The governor's office said that state officials followed all procurement policies and laws.
In the request for proposals to run the youth jails, the Human Services Department required that a bidder have a clean five-year history of running similar facilities, including no contract terminations elsewhere attributable to "non-performance" and no more than a dozen written citations for poor performance.
Youth Opportunity Investments won the contract after it challenged the state's original decision.
The contract was supposed to go to Nevada-based Rite of Passage, which already runs a youth lockup near Alexander in a separate three-year, $34.1 million deal.
The state procurement director found that Rite of Passage did not meet the no-termination requirement because it lost one of its contracts to run a youth lockup in Colorado last year. Colorado officials had found that children were exposed to unsafe conditions, including abusive guards.
The procurement office then awarded the contract to Youth Opportunity.
Lawmakers noted Friday that Youth Opportunity had incurred more than a dozen written citations for poor performance, but Hutchinson said the allegations weren't presented within the two-week window firms have to protest a contract decision. The protest period for this contract ended mid-March.
Thursday's Arkansas Democrat-Gazette reported that Michigan officials, between 2012 and 2018, found that guards at Youth Opportunity-run facilities injured children, escalated situations leading to the use of physical restraints, and failed to conduct routine checks on a suicidal teen, leading to his death.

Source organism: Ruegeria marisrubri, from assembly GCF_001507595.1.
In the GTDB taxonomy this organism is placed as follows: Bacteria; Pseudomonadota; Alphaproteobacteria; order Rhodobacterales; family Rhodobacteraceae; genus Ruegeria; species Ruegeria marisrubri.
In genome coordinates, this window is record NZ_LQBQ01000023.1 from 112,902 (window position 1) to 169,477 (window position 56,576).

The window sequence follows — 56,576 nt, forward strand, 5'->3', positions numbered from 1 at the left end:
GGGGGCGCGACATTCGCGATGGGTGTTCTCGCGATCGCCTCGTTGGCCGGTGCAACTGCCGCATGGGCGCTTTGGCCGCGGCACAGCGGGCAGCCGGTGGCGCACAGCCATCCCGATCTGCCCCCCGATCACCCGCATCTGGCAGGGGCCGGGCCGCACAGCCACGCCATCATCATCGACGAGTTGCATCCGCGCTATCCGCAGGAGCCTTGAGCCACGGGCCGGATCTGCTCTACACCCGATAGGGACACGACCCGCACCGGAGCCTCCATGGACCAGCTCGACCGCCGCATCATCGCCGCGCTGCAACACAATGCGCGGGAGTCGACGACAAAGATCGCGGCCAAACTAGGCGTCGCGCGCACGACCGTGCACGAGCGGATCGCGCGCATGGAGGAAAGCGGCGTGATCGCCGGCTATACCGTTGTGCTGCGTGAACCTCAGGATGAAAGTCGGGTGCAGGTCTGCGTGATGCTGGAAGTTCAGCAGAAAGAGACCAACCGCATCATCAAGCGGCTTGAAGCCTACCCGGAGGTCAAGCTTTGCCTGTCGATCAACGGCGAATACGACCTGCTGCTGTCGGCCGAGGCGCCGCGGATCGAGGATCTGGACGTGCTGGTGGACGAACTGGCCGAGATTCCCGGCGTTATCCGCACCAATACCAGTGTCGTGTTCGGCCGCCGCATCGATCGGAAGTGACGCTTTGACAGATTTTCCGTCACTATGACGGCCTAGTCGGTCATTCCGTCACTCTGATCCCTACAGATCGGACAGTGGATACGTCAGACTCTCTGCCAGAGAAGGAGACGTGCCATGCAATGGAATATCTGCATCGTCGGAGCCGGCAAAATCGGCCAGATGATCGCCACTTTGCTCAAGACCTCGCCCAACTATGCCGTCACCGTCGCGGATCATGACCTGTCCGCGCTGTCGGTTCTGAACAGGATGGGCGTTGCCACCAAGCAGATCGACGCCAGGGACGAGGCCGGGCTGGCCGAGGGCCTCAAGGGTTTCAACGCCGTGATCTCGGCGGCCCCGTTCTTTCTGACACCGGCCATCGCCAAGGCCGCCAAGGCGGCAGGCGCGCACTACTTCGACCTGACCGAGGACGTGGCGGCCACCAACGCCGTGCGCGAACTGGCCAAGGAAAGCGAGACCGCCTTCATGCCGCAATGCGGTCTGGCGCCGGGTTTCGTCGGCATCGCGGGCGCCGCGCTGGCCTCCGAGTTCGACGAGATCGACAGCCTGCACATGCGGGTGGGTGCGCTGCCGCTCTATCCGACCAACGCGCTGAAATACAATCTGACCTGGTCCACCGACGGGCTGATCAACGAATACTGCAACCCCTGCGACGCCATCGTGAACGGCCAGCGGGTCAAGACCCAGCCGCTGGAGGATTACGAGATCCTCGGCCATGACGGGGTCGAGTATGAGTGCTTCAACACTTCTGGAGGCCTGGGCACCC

Those instances -- at least 84 written violations -- occurred at Youth Opportunity's Muskegon River Youth Home or Muskegon River Pathway of Hope sites, according to "special investigation reports," routine inspection reports and federal court records.
At Friday's meeting, state procurement director Edward Armstrong told lawmakers that Youth Opportunity executives informed him the company was no longer associated with those two facilities as of June 2018.
But according to the Michigan Department of Licensing and Regulatory Affairs website, the Muskegon River Youth Home Inc., the owner of those two sites, still shares the same chief executive and the same address as Youth Opportunity.
Sen. Jonathan Dismang, R-Beebe, criticized state officials' brief review of Youth Opportunity's corporate structure.
"We've looked at [company] websites, and we've looked at secretary of state websites from other states," Dismang said. "We have done nothing beyond that, except for asking the company some basic questions?"
Armstrong argued that he wanted to dispense justice when reviewing Youth Opportunity's case during the procurement process and that he didn't think it was fair to punish the company for the actions of another "corporate person."
In response, Rep. John Payton, R-Wilburn, said that "some of the biggest problems we face is because we ignore red flags."
"A corporation can be formed overnight, but where do you look when you're hiring that corporation?" he said. "It's the executives."
Spokesmen for Youth Opportunity and Rite of Passage did not respond to requests for comment on Friday's decisions.
A Section on 05/18/2019